Family Time on the Niobrara

It’s family vacation time for The Prairie Ecologist.  The objective for this week is to see how much fun two adults and three kids can squeeze out of The Nature Conservancy’s Niobrara Valley Preserve.  Ok, I’m actually doing a little work too, setting up this summer’s data collection efforts.  But I’m mostly taking vacation…

The visit got off to a good start when we arrived last night because the boys found the rope swing over the creek.  That provided a good half hour of fun, and would have gone on much longer except that bedtime was looming.  After the boys went to bed, Kim and I enjoyed a little quiet time listening to whip-poor-wills, cricket frogs, and nighthawks before heading to bed ourselves.

The boys - entertaining themselves the way boys should.

The boys – entertaining themselves the way boys should.

After breakfast this morning, we drove out into the Sandhills and found a small group of bison cows and calves resting on a hillside.  We watched them from the truck for quite a while.  The kids did a great job of staying quiet, and the bison were very relaxed.

A recently born bison calf.

A recently born bison calf.

As the sun rose higher and it started getting warm, we slipped down into the woodland between the Sandhills and the river and explored a spring-fed creek Kim and I had found last winter.  The kids had a great time splashing around and trying to dam up small sections of the creek, and Kim and I enjoyed looking at the ferns and other woodland plants.  The cool and humid conditions along the creek contrasted starkly with the hot dry prairie just upslope.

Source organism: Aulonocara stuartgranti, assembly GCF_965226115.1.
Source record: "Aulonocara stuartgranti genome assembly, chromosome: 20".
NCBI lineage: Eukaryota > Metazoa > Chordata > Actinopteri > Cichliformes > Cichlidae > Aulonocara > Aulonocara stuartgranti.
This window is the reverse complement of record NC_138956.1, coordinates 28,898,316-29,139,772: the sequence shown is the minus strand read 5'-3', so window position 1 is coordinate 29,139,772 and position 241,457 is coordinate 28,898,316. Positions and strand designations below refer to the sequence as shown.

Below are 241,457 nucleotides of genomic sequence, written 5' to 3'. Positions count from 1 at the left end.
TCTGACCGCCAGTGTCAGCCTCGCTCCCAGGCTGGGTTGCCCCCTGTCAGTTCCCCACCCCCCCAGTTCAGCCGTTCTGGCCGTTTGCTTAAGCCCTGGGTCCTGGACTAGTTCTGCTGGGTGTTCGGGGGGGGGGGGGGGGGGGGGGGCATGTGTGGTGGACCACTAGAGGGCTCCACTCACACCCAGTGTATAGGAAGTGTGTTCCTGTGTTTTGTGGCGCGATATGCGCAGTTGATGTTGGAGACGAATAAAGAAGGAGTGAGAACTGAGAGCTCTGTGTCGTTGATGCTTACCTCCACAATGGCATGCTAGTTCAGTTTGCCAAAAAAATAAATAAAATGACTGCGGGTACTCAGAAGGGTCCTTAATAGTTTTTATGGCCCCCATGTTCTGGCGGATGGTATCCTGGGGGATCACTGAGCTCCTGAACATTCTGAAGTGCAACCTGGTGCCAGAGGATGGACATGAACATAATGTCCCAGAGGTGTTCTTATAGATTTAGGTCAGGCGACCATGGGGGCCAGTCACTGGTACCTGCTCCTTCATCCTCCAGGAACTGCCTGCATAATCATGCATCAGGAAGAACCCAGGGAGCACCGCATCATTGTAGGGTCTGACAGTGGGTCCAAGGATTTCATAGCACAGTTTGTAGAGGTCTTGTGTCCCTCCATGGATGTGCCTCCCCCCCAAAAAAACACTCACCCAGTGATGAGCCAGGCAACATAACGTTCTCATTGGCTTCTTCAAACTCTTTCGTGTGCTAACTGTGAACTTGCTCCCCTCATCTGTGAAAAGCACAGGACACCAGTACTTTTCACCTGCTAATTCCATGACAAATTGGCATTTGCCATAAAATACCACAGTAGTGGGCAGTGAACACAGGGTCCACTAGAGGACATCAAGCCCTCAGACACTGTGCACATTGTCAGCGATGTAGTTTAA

Walking along the spring-fed creek was a welcome relief from the

Walking along the cold spring-fed creek was like being in a different world.  It was over 80 degrees and sunny in the Sandhills prairie less than 50 yards uphill

It was a great day, and it would be hard to pick a favorite experience, but if pressed, I’d probably go with finding a pair of twin pronghorn fawns.  I was driving through the hills by myself in the mid-afternoon, trying to figure out some research logistics when I saw a pronghorn across the valley.  As I got closer, it looked like it was feeding, but it was so engrossed in the activity it didn’t notice me until the truck was less than 100 yards away.  It finally spotted me and bounded up and over the hill.  I saw something dark move near where the pronghorn had been so I got out and walked over to investigate.  Much to my surprise, I found a fawn that was still wet from being born – I assume the mother had been licking it, which explains her preoccupation as I drove up.  As I bent down to take a quick photograph of the fawn I noticed the second one (already dry) right behind it.  I snapped a couple of quick photos and slipped away so the family could reassemble itself without further delay.

Pronghorn fawns (the second is to the left and behind the one in the foreground). The newest one was so recently-born it was still wet.

Pronghorn fawns (the second is to the left and behind the one in the foreground). The newest one was so recently-born it was still wet.

After supper, the boys and I hiked up the ridge north of the river so they could work off some energy before bedtime.  They had a great time, and loved the view from the top.


We’ve been here less than 36 hours, but it already feels like we’ve been here a week.  …In a good way…

Two more days to go!